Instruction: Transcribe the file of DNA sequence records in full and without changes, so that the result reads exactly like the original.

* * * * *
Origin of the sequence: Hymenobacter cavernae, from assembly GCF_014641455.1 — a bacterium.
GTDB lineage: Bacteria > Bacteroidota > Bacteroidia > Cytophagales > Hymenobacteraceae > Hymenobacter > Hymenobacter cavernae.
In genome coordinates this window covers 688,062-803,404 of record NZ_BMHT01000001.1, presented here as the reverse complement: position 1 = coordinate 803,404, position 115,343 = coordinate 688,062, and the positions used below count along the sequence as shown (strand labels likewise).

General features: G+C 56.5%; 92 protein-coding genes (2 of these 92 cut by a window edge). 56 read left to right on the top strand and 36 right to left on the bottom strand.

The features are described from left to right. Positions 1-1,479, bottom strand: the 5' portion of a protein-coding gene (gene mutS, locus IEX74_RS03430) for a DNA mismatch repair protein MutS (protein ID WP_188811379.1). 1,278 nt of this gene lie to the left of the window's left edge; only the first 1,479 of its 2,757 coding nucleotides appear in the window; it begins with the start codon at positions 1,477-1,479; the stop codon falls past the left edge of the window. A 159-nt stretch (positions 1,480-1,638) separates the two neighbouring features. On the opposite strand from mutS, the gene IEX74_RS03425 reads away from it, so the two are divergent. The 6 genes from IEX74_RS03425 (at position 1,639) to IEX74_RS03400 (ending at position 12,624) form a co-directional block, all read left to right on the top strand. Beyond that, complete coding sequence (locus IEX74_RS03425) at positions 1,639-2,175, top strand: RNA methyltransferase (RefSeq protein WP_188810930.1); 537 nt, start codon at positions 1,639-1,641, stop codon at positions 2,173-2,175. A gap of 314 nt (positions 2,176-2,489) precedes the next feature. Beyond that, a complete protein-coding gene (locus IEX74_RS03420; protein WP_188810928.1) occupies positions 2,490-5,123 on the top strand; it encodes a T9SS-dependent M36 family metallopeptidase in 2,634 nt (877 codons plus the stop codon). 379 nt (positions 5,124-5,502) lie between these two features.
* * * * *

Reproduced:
Origin of the sequence: Hymenobacter cavernae, from assembly GCF_014641455.1 — a bacterium.
GTDB lineage: Bacteria > Bacteroidota > Bacteroidia > Cytophagales > Hymenobacteraceae > Hymenobacter > Hymenobacter cavernae.
In genome coordinates this window covers 688,062-803,404 of record NZ_BMHT01000001.1, presented here as the reverse complement: position 1 = coordinate 803,404, position 115,343 = coordinate 688,062, and the positions used below count along the sequence as shown (strand labels likewise).

General features: G+C 56.5%; 92 protein-coding genes (2 of these 92 cut by a window edge). 56 read left to right on the top strand and 36 right to left on the bottom strand.

The features are described from left to right. Positions 1-1,479, bottom strand: the 5' portion of a protein-coding gene (gene mutS, locus IEX74_RS03430) for a DNA mismatch repair protein MutS (protein ID WP_188811379.1). 1,278 nt of this gene lie to the left of the window's left edge; only the first 1,479 of its 2,757 coding nucleotides appear in the window; it begins with the start codon at positions 1,477-1,479; the stop codon falls past the left edge of the window. A 159-nt stretch (positions 1,480-1,638) separates the two neighbouring features. On the opposite strand from mutS, the gene IEX74_RS03425 reads away from it, so the two are divergent. The 6 genes from IEX74_RS03425 (at position 1,639) to IEX74_RS03400 (ending at position 12,624) form a co-directional block, all read left to right on the top strand. Beyond that, complete coding sequence (locus IEX74_RS03425) at positions 1,639-2,175, top strand: RNA methyltransferase (RefSeq protein WP_188810930.1); 537 nt, start codon at positions 1,639-1,641, stop codon at positions 2,173-2,175. A gap of 314 nt (positions 2,176-2,489) precedes the next feature. Beyond that, a complete protein-coding gene (locus IEX74_RS03420; protein WP_188810928.1) occupies positions 2,490-5,123 on the top strand; it encodes a T9SS-dependent M36 family metallopeptidase in 2,634 nt (877 codons plus the stop codon). 379 nt (positions 5,124-5,502) lie between these two features.